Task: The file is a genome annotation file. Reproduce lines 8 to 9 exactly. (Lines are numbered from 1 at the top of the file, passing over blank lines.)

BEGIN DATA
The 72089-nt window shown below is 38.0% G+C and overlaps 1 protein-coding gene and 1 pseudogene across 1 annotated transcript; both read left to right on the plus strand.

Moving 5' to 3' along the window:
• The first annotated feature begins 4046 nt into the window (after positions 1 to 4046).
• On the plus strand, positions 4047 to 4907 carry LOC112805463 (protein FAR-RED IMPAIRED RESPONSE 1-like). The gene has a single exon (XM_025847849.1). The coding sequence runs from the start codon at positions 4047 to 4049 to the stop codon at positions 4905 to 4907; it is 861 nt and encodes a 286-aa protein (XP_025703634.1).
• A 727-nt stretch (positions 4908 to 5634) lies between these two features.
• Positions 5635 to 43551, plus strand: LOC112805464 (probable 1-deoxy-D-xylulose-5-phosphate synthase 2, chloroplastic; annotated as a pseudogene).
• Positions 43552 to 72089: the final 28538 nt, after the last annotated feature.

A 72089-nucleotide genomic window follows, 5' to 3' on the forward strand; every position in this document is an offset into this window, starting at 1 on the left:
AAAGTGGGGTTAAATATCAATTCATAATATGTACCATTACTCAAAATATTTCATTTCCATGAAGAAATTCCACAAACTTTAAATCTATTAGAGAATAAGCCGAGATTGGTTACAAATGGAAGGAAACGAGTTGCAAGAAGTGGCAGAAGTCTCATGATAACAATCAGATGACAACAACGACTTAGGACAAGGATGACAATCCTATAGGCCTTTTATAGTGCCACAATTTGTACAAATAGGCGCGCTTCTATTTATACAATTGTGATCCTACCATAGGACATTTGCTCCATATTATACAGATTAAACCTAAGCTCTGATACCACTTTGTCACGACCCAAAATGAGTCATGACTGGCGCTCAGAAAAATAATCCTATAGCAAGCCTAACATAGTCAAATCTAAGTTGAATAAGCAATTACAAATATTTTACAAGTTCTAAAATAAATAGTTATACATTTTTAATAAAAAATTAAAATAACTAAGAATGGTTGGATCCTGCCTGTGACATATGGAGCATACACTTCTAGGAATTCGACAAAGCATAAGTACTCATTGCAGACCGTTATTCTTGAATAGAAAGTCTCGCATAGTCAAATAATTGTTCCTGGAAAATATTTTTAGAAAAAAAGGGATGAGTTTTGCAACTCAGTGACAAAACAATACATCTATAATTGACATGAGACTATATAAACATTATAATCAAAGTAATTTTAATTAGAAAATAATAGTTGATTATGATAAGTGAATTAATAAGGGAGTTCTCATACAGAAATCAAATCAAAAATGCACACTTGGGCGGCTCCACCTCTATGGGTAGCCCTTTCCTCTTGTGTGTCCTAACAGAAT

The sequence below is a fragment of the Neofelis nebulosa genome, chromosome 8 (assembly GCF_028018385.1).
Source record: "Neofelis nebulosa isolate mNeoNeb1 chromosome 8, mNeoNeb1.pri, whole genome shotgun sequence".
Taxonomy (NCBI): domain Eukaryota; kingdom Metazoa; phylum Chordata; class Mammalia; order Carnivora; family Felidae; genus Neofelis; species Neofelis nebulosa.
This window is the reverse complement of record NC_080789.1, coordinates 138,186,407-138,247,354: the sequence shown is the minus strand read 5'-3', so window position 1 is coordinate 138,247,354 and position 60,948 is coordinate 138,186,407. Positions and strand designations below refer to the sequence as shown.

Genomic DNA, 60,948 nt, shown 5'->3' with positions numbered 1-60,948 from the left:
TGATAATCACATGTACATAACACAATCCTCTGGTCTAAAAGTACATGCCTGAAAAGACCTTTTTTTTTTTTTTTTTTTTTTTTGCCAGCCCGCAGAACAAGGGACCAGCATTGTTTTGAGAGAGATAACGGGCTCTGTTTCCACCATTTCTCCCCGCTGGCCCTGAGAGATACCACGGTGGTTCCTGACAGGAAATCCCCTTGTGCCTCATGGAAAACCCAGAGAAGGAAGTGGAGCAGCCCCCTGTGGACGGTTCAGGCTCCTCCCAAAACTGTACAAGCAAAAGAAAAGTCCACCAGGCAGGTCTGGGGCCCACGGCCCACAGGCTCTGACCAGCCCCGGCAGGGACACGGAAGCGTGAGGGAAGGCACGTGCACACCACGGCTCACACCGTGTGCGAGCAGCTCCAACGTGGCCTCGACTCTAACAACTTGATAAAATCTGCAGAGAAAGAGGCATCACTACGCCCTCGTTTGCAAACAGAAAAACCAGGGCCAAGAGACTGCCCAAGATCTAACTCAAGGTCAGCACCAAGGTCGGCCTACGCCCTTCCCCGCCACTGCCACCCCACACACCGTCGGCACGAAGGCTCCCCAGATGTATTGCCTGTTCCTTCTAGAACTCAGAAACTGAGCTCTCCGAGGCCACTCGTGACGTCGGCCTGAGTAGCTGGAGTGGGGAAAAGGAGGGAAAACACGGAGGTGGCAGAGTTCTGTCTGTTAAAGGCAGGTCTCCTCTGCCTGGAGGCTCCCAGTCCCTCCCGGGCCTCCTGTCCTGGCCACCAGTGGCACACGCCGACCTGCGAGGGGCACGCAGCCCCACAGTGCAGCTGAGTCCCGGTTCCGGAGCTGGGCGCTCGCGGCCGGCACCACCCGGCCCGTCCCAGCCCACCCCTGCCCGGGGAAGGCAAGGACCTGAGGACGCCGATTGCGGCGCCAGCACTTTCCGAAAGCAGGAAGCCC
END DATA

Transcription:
A 72089-nucleotide genomic window follows, 5' to 3' on the forward strand; every position in this document is an offset into this window, starting at 1 on the left:
AAAGTGGGGTTAAATATCAATTCATAATATGTACCATTACTCAAAATATTTCATTTCCATGAAGAAATTCCACAAACTTTAAATCTATTAGAGAATAAGCCGAGATTGGTTACAAATGGAAGGAAACGAGTTGCAAGAAGTGGCAGAAGTCTCATGATAACAATCAGATGACAACAACGACTTAGGACAAGGATGACAATCCTATAGGCCTTTTATAGTGCCACAATTTGTACAAATAGGCGCGCTTCTATTTATACAATTGTGATCCTACCATAGGACATTTGCTCCATATTATACAGATTAAACCTAAGCTCTGATACCACTTTGTCACGACCCAAAATGAGTCATGACTGGCGCTCAGAAAAATAATCCTATAGCAAGCCTAACATAGTCAAATCTAAGTTGAATAAGCAATTACAAATATTTTACAAGTTCTAAAATAAATAGTTATACATTTTTAATAAAAAATTAAAATAACTAAGAATGGTTGGATCCTGCCTGTGACATATGGAGCATACACTTCTAGGAATTCGACAAAGCATAAGTACTCATTGCAGACCGTTATTCTTGAATAGAAAGTCTCGCATAGTCAAATAATTGTTCCTGGAAAATATTTTTAGAAAAAAAGGGATGAGTTTTGCAACTCAGTGACAAAACAATACATCTATAATTGACATGAGACTATATAAACATTATAATCAAAGTAATTTTAATTAGAAAATAATAGTTGATTATGATAAGTGAATTAATAAGGGAGTTCTCATACAGAAATCAAATCAAAAATGCACACTTGGGCGGCTCCACCTCTATGGGTAGCCCTTTCCTCTTGTGTGTCCTAACAGAAT